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Free or Not Free – That is the Question

By Barbara Hemphill
Posted Monday, January 24, 2005

You may be in business for yourself or as a small company, but no matter what, especially if you just started this business, you need publicity! It’s great that your spouse or best friend believes in you. You may even have total strangers tell you what a great idea you have. Some may tell you they wish they had thought of it themselves or had the guts to try it. You know you can do your job well, you know you could make money at this. But as hard as you work, you have little income to show for it. So how do you get the word out? And at what price?

First, no matter what career you have chosen, be professional. Most likely you have educated yourself in this field, put in long “precious” hours and invested funds that you really can’t afford to lose. You deserve respect from other professionals, but you must work at maintaining your credibility. Therefore, as a dedicated worker, you should direct your energy to always looking, acting and proving the part. You represent all persons that have the same job as you.

Secondly, (this correlates directly to what I just said) any form of publicity that you as an individual may receive, will impact all people in your profession. If you can show that you can help someone better their life, whether through a product or service, people will look for that product and service again. If people in your line of work get a bad reputation, how do you think it will affect you even though you have a good one? On the other hand, you may find that people are drawn to you simply because they “heard” good things about the field you are in.

Great – that seems simple enough. But exactly how do we market ourselves – and more importantly what’s it going to cost? Some publicity will cost money; almost all will require time and effort. How much you want to put forth is totally up to you. Last summer I had an article in Fast Company Magazine. That article not only shed light on my particular career (Professional Organizers) but it generated an appearance on CNN-FN Market Call on a segment titled “Maverick of the Morning”. Getting publicity in the media whether it is print, radio or TV can be quite expensive. Many assumed this was “free” publicity, and although they are correct in the fact that I never paid for the article or the television special directly, it did cost me. I took the time to attend a conference in San Francisco, which was over two years ago now, at the cost of $2000. The networking contact I made at the conference was the senior editor of Fast Company. Then with some perseverance and some skills from a marketing company that I also “hired”, eventually the article was printed.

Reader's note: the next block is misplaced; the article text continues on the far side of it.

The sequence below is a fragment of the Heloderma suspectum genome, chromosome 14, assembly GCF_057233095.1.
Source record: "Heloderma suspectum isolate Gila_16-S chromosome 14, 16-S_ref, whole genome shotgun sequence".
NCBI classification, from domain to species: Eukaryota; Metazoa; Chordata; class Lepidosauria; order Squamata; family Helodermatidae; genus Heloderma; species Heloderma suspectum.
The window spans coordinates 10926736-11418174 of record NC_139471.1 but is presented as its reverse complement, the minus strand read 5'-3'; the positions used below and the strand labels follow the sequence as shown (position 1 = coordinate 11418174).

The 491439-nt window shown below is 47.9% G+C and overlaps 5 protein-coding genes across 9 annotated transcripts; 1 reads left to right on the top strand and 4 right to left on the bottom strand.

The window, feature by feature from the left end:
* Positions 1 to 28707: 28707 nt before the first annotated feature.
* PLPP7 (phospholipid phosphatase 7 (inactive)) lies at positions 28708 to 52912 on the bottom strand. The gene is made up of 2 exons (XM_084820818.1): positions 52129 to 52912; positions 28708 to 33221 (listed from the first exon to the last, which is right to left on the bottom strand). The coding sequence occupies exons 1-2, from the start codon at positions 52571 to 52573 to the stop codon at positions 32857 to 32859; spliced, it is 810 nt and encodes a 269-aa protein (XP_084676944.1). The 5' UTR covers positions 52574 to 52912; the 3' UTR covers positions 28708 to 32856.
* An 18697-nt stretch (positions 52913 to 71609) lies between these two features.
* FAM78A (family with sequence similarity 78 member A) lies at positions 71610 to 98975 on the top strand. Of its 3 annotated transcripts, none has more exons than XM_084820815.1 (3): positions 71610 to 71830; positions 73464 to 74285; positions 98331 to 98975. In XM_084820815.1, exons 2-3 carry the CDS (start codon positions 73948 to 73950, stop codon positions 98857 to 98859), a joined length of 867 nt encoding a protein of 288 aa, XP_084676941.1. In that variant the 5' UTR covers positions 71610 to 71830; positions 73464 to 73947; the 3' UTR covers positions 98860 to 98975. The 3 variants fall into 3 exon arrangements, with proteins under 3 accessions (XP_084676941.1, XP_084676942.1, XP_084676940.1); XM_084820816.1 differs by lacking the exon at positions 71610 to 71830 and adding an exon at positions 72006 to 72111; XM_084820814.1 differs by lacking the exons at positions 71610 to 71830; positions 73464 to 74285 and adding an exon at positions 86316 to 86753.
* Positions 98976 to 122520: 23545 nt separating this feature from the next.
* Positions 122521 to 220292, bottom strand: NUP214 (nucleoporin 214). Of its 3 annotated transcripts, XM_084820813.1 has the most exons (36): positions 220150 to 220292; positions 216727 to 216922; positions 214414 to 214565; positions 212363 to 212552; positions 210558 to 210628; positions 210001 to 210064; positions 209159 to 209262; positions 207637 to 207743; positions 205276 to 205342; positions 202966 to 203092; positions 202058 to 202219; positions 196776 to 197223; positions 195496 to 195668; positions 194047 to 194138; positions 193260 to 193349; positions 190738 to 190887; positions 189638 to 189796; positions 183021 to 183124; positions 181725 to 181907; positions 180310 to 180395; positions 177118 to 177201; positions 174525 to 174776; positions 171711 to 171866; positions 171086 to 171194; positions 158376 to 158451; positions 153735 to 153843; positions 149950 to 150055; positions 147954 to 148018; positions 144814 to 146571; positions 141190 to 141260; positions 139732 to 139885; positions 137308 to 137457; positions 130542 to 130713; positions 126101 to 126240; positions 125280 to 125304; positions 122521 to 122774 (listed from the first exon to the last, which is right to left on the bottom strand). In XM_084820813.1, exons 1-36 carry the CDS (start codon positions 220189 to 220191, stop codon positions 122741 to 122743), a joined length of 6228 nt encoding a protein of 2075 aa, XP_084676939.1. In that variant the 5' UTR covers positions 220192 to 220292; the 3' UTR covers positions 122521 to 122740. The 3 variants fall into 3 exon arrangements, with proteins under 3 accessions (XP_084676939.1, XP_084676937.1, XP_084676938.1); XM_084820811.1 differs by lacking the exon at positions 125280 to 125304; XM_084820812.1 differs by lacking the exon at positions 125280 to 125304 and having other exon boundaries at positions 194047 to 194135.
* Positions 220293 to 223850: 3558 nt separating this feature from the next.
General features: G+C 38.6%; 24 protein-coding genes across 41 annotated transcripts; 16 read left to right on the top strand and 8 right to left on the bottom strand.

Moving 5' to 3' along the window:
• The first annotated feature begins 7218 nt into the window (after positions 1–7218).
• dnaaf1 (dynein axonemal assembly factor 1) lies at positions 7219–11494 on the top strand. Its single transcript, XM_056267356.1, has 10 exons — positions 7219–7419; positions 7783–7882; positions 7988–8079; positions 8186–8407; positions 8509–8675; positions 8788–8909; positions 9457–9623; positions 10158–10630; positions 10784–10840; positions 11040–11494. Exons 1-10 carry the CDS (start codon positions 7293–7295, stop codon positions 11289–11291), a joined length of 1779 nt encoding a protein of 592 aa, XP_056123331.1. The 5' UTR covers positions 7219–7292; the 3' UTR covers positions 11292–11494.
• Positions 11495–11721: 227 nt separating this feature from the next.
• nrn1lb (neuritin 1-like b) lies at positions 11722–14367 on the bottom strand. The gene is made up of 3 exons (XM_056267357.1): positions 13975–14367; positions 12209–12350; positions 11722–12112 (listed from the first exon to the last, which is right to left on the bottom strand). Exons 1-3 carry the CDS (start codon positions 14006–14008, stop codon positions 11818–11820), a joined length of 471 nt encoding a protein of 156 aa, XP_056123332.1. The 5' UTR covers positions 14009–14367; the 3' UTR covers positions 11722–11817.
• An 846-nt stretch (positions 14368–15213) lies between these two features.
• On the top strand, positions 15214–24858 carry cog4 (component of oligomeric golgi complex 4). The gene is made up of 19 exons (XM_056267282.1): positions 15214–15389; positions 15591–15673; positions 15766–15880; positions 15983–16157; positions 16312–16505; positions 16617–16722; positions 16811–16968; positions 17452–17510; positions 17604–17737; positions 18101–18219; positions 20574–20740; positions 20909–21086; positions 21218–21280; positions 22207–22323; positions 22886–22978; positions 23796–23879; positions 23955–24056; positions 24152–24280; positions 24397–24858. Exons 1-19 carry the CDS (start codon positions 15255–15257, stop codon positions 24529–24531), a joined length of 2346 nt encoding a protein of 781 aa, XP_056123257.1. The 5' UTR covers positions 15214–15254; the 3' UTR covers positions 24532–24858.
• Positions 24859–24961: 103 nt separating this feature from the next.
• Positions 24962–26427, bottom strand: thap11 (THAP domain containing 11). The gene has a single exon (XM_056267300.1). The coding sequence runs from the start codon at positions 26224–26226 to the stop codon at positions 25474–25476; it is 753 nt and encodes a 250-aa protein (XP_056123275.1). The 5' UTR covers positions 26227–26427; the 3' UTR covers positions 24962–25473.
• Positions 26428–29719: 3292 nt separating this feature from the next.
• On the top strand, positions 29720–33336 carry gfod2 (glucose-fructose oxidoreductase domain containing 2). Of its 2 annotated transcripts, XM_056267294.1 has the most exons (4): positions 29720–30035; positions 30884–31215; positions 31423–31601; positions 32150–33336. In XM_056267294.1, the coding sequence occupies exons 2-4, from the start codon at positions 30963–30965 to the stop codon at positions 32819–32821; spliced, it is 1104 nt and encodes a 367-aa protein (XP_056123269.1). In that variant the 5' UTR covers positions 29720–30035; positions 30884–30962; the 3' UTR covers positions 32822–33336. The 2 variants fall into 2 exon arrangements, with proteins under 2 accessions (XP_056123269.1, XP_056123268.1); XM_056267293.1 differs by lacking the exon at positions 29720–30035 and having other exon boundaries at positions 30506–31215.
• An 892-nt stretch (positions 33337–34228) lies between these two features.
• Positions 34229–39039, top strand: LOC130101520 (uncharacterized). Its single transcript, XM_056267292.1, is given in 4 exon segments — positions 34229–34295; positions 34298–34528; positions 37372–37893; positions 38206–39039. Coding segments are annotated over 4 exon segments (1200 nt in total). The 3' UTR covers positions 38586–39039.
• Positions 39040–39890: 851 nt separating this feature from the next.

Not everyone has a huge “public relations” account to pull from, so you must get creative. This can’t be that hard for you, after all you created your job didn’t you? It’s time you put your skills to work in marketing. Join new clubs and organizations. Volunteer for something totally unrelated to your field of work. Go to church socials, neighborhood meetings, your kid’s school functions. Send news releases, articles, coupons, to companies and media via email or fax. Put yourself in as many “free” website listings as possible. Create your own free or low cost website. Give discounts to current clients that bring you more work (incentive!). Use endorsements from happy customers. Donate some form of your work to a charity fundraiser (Professional Organizers may offer a “free” office organizing). Get business cards, magnets, even your answering machine that all say your name, business, phone, and website – create a catchy logo or motto.

The key is not to be shy. Believing in yourself and what you do, is all it takes. Promote yourself by doing a great job. That will bring in business for you directly and enhance your particular career’s reputation as a whole. Remember, you are a professional, it’s time you show it off. You can spend as much or as little cash as you want on publicity. Obviously the big bucks can get you a big campaign, but if it costs your entire profit, what have you gained? And I have no doubt that time, although it is “free”, has a price for you. You must decide if something that has potential to bring in business is really worth your time and effort. Often, the things we do or people we meet that we least imagine would benefit our business, do. Keep an open mind and a positive attitude. That’s the answer to the question.

About the Author
© Barbara Hemphill is the author of Kiplinger's Taming the Paper Tiger at Work and Taming the Paper Tiger at Home and co-author of Love It or Lose It: Living Clutter-Free Forever. The mission of Hemphill Productivity Institute is to help individuals and organizations create and sustain a productive environment so they can accomplish their work and enjoy their lives. We do this by organizing space, information, and time. We can be reached at 800-427-0237 or at (


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